December 22, 2008
Per my last post, I spent the greater part of the morning customizing Xfce for my office desktop. An annoying quirk I noticed is that Xfce sets Alt-Del and Alt-Space as default keyboard shortcuts for some window manager functions. In Emacs, Alt-Del is supposed to delete the word before the cursor. I tried doing this several times today, only to find myself reduced to one workspace, with the programs from the other workspaces suddenly popping into the one I was working in. I eventually figured out that Alt-Del deletes a workspace from Xfce every time it’s invoked (it will not, of course, delete the only workspace left, if you have only one). Alt-Space, which sets markers in Emacs, does something more benign — I used it many times without noticing any changes.
In any case, to save my future self or others the trouble of Googling for the solution, you can restore the functionality of Alt-Del and Alt-Space in Emacs by customizing the keyboard shortcuts in Xfce’s Window Manager settings. Confusingly, Xfce has two places to configure keyboard shortcuts — one under the Keyboard settings, and one under Window Manager –> Keyboard. It’s the latter you need to disable the shortcuts that interfere with Emacs.
Another thing — the latest Xfce installations don’t seem to come with a default panel that includes shortcuts to the web browser and the terminal. You have to add them yourself to the empty panel, and to do this you need the command for the application. It took me some time to figure out what command would invoke a terminal, since I’ve never invoked a terminal from the command line! I’m using gnome-terminal now, but if you have it installed, you can use xfce-terminal, or even the minimalist xterm.
In other news, I am very, very sick of C++.
December 19, 2008
I’ve been having problems with Gnome and Firefox 3 crashing in Ubuntu Hardy Heron. The Firefox crashes don’t bother me much, since upon restart Firefox remembers the tabs that were open before the crash. Gnome crashing, however, is annoying — I lose all the processes that were running beforehand, and some programs cannot be restarted after I immediately log into a new session of Gnome (they can be restarted only after I restart the computer, rather than just starting a new Gnome session).
So I’m going back to Xfce. I’d used Xubuntu Dapper Drake before on the old desktop with limited RAM they dumped on me when I started work, and Xfce never crashed.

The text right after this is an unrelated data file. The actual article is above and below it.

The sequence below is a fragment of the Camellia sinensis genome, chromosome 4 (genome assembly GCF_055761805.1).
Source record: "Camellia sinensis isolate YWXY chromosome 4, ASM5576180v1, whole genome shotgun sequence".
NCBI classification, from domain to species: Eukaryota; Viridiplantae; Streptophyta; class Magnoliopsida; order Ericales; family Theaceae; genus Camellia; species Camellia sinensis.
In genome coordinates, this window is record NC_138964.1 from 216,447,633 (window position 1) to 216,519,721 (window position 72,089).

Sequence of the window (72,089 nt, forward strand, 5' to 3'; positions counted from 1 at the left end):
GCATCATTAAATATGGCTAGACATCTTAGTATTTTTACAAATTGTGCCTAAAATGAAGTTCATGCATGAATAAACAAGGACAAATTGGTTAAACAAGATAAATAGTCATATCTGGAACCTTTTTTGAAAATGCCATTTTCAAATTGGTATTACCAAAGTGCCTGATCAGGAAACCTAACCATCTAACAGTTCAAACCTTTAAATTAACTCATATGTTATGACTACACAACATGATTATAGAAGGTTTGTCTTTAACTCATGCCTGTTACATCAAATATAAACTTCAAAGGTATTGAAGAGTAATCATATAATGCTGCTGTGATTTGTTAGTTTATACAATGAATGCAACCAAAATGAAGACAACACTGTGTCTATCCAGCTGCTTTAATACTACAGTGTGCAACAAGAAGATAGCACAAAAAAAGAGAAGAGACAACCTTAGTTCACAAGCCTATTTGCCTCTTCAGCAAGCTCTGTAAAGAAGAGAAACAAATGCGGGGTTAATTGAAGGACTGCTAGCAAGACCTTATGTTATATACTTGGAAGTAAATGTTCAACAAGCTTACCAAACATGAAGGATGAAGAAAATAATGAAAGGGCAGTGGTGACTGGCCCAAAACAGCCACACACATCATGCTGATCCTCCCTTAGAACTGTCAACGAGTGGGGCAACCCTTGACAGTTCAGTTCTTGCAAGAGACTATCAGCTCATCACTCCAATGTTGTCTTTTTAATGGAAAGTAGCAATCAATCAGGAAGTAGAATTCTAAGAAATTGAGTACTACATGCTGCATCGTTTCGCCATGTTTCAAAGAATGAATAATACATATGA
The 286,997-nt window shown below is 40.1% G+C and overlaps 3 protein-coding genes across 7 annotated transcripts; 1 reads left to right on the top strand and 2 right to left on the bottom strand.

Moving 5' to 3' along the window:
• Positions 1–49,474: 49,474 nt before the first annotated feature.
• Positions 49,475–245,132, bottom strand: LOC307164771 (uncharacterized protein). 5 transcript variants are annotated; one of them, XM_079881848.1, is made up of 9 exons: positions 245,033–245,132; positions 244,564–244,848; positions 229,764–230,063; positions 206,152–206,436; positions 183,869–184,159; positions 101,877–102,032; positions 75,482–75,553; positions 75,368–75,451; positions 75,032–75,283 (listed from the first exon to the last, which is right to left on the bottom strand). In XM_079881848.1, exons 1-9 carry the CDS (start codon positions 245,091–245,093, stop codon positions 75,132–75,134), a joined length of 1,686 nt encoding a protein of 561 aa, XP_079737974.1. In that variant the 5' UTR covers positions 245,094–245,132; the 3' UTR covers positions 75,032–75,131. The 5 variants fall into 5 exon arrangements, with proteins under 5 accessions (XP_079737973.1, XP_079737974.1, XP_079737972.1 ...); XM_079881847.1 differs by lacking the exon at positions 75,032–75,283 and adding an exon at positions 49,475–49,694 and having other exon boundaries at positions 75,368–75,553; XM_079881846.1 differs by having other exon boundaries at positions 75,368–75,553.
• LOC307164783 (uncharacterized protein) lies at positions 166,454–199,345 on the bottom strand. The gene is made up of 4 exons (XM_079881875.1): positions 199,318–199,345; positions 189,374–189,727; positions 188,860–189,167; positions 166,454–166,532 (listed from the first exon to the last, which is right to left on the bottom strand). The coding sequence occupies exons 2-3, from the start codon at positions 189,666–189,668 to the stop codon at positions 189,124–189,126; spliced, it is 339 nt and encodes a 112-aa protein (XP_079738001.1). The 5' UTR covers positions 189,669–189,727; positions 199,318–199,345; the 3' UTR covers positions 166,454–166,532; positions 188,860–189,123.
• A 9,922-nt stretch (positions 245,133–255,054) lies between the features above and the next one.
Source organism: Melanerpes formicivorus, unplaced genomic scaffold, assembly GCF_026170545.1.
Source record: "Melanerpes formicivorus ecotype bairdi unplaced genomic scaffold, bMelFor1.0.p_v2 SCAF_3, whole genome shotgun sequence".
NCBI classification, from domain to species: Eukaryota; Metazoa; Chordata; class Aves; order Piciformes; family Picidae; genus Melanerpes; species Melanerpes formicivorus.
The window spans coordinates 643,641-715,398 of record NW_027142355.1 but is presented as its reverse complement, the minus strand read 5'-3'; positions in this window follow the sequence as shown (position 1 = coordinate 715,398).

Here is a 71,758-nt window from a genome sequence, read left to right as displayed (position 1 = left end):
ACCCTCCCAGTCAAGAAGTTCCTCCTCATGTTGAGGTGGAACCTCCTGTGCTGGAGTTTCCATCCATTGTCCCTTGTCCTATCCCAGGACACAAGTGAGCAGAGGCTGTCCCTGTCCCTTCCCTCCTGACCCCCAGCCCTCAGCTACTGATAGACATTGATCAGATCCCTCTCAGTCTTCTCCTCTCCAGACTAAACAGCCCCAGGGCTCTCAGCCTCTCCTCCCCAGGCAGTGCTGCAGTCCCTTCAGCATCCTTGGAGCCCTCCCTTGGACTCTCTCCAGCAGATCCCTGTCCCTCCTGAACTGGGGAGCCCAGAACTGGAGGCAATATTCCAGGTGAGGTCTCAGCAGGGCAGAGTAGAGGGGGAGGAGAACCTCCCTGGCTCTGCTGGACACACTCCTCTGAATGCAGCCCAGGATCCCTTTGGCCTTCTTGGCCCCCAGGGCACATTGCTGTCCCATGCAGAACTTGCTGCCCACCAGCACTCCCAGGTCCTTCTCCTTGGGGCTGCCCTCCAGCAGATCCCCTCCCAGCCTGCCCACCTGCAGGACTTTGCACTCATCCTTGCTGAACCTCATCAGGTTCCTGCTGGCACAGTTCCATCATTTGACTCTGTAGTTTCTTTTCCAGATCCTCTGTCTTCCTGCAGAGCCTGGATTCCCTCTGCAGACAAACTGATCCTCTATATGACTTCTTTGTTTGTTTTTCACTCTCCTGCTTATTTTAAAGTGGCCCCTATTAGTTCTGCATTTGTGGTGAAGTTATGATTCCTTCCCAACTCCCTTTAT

I also installed Xubuntu Intrepid Ibex on my 256MB RAM, ancient Dell laptop. It was practically frozen on Windows XP, but runs at a passable speed with Xubuntu. I was driven to do this because I’m sick of using Windows while Applecare takes forever with my Macbook.
I still prefer OS X to Ubuntu, but I’m not at all happy that Apple wanted to charge me the equivalent of US$200 to backup my data and reinstall the OS. (I told them to just change the defective hard disk, a free service under the warranty, and screw the data — I have all the important bits backed up anyway.) Also, I was inadvertently left with time to kill in an Apple store recently, and, strolling the aisles, was struck by how evil their marketing was. So I’m reconsidering giving more money to Apple for my next laptop.
Update: After 8(!) working days, I have my Macbook back with a new hard disk, and a Leopard installation as a bonus (I only had Tiger beforehand). Does not make up for the long delay and the generally bad service from the frontline staff, but a nice silver lining nonetheless.
December 28, 2007
My MacBook is about 16 months old now, and already I’ve had to deal with the following issues:
- Two hard disk failures
- Splitting of handrest area
- Failure of internal microphone (it seemed to work for a minute after resetting the SMC, but quickly stopped responding to my test noises again, and has failed to work on subsequent resettings of both SMC and NVRAM)
And why, why am I able to use Gmail Chat in Safari for one Gmail account, but not for another? I can’t even change anything under the settings for the latter account to enable Gmail chat when I’m using Safari — the ‘Chat’ options tab is not available.
I am almost sure that my next laptop will be running Linux only.
August 3, 2007
I have been quite spoilt by TeXShop on Mac OS X. I have used Emacs + TeX on Linux before but find it extremely user-unfriendly compared to TeXShop. It appears that TeXLive is one of the more popular LaTeX alternatives for Linux, but for some undefinable reason I’ve not been terribly excited by what I’ve read about TeXLive. And I’m tired of Googling for reviews of TexLive or other Linux LaTeX frontends, so this is a last wave for help before I give up and do all my typesetting on my MacBook rather than on my work PC. (I’m lazy about lugging my MacBook to and from work, but since I miserably failed to install VMD on Xubuntu Dapper Drake, and I can’t abide Windows, and they provide only PCs here, I might as well get used to retreating to Mac OS X for the right mix of security, programming tools, and usability.)
Update 18/10/09: I now use AucTeX with Emacs, and am pretty satisfied.